￼ As the world battles a global pandemic, healthcare and frontline workers have been pushed to the forefront to deal with more than just the disease– and often without proper protection. The new novel coronavirus doesn’t have a vaccine so far, and PPE and N95 masks are in short supply as nobody (not even the developed countries) were prepared to deal with a pandemic this size.
While the production of PPEs has been significantly amped up, with different companies pitching in to support the cause, the supply-demand chain is still disproportionate.
An Indian PhD student from Harvard University, who is currently at the forefront of the crisis in the USA, has found an innovative way to decontaminate an essential commodity for medical workers: The n95 masks.
Tanush Jagdish, an Indian national from Bengaluru, is PhD Candidate in the Program for Systems, Synthetic and Quantitative Biology at Harvard University and Graduate Student Fellow at the Center for Computational and Integrative Biology at Massachusetts General Hospital, and at the forefront of the battle with COVID-19.
His solution to decontaminating the masks? Microwave them. And no, this isn’t a ‘jugaad’ method, there’s actual science behind it.
Jagdish tested the decontamination process by putting an N95 mask atop a glass container filled with water and a mesh net separating the mask and microwaving it.
While he didn’t test it on the actual new strain of COVID-19, he did test it on a very similar virus – MS2.
“MS2 is a virus which infects the bacterium E. coli, not humans. We can make billions of new MS2 everyday by infecting E. coli with old MS2 and harvesting new MS2 once the E. coli are infected. We can also use a method called ‘plaque assays’ to measure how many viruses remain on masks. For this, we take all the viruses on a mask and add them on to E. coli growing on a petri dish. The viruses will make little holes or ‘plaques’ in the E. coli. By counting the number of plaques on the petri dish, we can extrapolate and back-calculate how many viruses were on the mask in the first place,” he explained.
MS2 however, isn’t the same as COVID-19, but there are obviously many factors linked to using the new novel coronavirus strain – the difficulty of using a new strain, the risk of infection, and a break-out and spread from the laboratory, and a potential outbreak.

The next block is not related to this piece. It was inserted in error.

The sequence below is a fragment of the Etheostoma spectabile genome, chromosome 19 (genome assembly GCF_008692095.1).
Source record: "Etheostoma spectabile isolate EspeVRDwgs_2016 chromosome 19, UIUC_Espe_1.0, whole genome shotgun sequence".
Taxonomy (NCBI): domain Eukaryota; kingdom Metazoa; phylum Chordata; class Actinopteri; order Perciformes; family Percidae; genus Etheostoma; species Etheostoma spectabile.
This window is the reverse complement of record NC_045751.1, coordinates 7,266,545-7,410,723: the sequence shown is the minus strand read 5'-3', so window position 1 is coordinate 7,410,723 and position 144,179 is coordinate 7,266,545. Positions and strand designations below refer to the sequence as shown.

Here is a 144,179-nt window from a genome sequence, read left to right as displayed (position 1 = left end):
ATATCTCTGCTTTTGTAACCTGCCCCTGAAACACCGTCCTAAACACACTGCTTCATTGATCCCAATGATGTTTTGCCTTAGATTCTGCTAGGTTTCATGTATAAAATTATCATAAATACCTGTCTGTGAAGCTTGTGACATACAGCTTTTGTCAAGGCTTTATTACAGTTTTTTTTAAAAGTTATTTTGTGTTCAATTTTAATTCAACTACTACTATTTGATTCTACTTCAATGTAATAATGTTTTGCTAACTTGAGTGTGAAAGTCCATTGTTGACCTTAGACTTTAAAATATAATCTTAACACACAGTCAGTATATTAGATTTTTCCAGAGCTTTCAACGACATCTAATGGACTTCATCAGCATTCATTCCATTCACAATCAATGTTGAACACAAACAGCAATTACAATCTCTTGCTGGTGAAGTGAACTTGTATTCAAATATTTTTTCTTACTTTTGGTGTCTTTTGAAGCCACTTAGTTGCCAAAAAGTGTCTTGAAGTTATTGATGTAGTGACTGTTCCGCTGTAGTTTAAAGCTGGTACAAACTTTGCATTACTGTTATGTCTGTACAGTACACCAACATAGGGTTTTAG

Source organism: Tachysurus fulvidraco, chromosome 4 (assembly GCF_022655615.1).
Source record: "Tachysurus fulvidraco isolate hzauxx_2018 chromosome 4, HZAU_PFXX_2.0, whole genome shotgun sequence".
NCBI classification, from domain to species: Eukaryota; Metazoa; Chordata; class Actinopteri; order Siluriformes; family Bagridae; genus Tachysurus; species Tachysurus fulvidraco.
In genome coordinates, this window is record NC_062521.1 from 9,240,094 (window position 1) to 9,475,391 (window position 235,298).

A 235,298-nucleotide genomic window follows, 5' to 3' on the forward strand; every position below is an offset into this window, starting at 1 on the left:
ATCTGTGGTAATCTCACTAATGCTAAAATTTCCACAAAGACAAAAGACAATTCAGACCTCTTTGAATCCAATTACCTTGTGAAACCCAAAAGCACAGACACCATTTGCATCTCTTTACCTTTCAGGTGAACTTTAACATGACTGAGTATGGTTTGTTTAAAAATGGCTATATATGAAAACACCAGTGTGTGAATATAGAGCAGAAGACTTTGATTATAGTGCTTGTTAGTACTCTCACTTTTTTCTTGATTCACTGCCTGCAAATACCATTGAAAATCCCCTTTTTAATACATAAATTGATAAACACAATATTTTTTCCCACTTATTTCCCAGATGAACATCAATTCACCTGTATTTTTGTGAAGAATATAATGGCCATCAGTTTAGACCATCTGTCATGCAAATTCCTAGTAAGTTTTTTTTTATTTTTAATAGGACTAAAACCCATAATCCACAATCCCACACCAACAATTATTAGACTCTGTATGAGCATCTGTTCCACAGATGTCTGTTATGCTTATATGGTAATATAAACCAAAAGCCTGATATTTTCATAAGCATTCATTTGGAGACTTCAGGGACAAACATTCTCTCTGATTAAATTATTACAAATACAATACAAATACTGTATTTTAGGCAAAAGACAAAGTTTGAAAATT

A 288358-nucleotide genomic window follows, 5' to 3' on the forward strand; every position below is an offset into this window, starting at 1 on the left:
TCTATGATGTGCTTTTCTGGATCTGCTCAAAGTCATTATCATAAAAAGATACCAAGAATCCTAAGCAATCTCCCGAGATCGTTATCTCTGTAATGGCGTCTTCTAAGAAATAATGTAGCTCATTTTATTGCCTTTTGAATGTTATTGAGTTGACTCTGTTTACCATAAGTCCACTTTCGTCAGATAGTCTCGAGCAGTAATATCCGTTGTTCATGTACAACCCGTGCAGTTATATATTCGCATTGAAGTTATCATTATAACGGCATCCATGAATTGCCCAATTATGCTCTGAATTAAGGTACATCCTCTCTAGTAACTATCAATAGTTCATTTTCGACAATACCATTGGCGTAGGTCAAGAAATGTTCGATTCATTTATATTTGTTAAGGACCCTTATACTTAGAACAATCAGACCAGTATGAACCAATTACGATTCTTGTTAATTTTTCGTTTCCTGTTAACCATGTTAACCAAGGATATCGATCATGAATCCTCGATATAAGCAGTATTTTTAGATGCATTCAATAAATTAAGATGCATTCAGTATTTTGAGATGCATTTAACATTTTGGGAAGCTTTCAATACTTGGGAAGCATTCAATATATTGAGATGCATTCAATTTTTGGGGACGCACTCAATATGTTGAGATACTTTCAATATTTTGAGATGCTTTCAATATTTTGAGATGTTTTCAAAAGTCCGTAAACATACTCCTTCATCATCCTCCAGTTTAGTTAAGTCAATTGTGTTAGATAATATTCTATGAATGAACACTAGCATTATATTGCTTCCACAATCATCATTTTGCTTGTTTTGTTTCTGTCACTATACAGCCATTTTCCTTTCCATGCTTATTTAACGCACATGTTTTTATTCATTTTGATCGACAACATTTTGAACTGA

But MS2 is a pretty good substitute, and also an indicator on why the results would work on COVID-19.
“The MS2 virus gives us speed, efficiency, and safety in testing, and is also a good alternative to SARS-CoV-2 because MS2 has a genome structured similar to SARS-CoV-2. They both have a single positive strand RNA as their genomes. But the outer structure of MS2 is still different from SARS-CoV-2. MS2 has an icosahedral protein capsid while SARS-CoV-2 has a lipid membrane as its covering. This, however, works in our favor because a protein capsid is more resilient and harder to decontaminate than a lipid membrane. So, a method that works on MS2 will likely be stronger than actually needed for SARS-CoV-2 with its weaker lipid membrane.”
Jagdish explained how he came up with the idea of microwaving the mask from the most basic idea of decontamination: heat.
Heat is generally one of the easiest methods used in decontamination across all major laboratories and hospitals, the primary sterilization method for reagents and instruments is high heat under high pressure.
“Steam is incorporated within these methods because it can permeate through layers and increase the overall surface area and volume of decontamination. Moist heat is known to be much better at killing microbes because it denatures the overall structures of important enzymes, which end up coagulating and crashing out of solution,” he said.
Another important point to consider in the process was a function – the N95 didn’t just need to be decontaminated, it needed to be re-usable.